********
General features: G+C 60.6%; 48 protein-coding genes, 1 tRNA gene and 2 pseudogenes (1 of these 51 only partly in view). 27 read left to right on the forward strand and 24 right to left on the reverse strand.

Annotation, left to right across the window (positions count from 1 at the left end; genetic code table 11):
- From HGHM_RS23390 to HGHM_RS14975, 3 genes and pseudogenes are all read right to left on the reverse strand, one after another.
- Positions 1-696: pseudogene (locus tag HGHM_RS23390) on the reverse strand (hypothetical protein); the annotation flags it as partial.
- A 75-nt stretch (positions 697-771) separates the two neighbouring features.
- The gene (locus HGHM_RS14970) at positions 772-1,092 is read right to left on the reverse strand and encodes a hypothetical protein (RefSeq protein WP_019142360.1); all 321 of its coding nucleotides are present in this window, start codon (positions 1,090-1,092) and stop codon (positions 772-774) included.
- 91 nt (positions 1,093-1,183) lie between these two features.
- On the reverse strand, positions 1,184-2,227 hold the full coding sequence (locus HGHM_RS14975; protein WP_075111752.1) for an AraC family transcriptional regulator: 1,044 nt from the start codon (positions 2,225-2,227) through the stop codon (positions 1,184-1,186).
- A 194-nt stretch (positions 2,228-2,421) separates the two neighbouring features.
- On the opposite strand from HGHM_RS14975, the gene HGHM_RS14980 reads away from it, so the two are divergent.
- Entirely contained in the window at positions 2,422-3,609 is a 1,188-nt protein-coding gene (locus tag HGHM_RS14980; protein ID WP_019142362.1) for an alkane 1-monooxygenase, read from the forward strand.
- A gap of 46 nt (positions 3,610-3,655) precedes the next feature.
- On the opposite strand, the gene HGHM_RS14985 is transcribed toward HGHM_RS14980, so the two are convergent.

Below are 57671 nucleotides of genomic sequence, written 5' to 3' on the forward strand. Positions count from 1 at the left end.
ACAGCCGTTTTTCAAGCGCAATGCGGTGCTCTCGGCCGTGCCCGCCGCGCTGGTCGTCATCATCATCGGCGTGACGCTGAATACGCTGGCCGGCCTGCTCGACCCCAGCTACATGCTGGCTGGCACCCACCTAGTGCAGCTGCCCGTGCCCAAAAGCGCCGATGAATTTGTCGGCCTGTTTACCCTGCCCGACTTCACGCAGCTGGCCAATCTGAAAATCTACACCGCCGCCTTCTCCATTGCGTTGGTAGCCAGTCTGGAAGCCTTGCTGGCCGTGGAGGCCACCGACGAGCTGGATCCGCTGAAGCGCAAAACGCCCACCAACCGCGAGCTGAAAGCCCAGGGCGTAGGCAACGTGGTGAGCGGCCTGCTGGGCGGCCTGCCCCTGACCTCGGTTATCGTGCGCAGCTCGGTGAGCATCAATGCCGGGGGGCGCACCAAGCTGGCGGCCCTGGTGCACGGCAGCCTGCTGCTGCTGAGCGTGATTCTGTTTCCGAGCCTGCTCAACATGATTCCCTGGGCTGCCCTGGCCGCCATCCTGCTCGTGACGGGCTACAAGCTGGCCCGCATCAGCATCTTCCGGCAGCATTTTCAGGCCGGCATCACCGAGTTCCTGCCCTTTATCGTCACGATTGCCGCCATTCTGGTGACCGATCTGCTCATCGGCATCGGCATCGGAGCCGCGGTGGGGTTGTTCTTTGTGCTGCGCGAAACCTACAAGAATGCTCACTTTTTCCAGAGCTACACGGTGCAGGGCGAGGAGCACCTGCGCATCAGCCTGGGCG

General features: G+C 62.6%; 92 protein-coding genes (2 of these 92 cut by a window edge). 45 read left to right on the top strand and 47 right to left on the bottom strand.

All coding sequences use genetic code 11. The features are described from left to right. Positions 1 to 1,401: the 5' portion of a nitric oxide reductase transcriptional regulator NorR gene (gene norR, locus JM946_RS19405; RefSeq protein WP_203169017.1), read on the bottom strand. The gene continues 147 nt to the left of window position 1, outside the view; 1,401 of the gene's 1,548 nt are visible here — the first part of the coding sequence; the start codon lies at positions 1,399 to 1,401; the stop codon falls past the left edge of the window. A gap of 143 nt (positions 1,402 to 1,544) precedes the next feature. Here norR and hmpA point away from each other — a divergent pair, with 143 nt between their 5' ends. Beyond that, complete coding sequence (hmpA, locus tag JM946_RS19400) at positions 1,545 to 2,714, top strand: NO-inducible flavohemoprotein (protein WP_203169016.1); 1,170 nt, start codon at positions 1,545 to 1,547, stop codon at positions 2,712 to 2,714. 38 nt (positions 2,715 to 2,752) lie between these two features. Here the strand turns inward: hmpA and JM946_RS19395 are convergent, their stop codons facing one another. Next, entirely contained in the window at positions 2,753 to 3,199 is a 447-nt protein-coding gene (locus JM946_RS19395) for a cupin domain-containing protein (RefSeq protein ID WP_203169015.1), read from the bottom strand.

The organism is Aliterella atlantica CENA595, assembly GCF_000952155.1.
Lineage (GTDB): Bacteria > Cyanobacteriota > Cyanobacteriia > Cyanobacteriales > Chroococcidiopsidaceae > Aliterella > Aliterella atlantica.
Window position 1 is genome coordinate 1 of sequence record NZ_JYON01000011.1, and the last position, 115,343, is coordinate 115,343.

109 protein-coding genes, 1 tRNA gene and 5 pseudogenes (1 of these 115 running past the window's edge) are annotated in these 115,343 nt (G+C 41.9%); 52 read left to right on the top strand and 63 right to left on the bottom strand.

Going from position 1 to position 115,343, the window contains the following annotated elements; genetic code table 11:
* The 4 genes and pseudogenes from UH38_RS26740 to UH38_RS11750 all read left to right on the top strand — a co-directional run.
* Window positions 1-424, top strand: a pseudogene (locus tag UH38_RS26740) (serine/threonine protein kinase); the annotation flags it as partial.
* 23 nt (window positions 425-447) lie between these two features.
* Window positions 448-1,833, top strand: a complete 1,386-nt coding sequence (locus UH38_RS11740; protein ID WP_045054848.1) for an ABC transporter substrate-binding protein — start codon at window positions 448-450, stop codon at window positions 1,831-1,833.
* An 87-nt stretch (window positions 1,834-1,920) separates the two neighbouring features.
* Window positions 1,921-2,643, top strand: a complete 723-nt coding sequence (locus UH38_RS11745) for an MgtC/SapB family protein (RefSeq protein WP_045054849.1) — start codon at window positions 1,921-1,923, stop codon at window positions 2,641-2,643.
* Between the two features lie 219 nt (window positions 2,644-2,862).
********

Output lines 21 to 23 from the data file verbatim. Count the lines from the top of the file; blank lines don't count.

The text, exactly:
109 protein-coding genes, 1 tRNA gene and 5 pseudogenes (1 of these 115 running past the window's edge) are annotated in these 115,343 nt (G+C 41.9%); 52 read left to right on the top strand and 63 right to left on the bottom strand.

Going from position 1 to position 115,343, the window contains the following annotated elements; genetic code table 11:
* The 4 genes and pseudogenes from UH38_RS26740 to UH38_RS11750 all read left to right on the top strand — a co-directional run.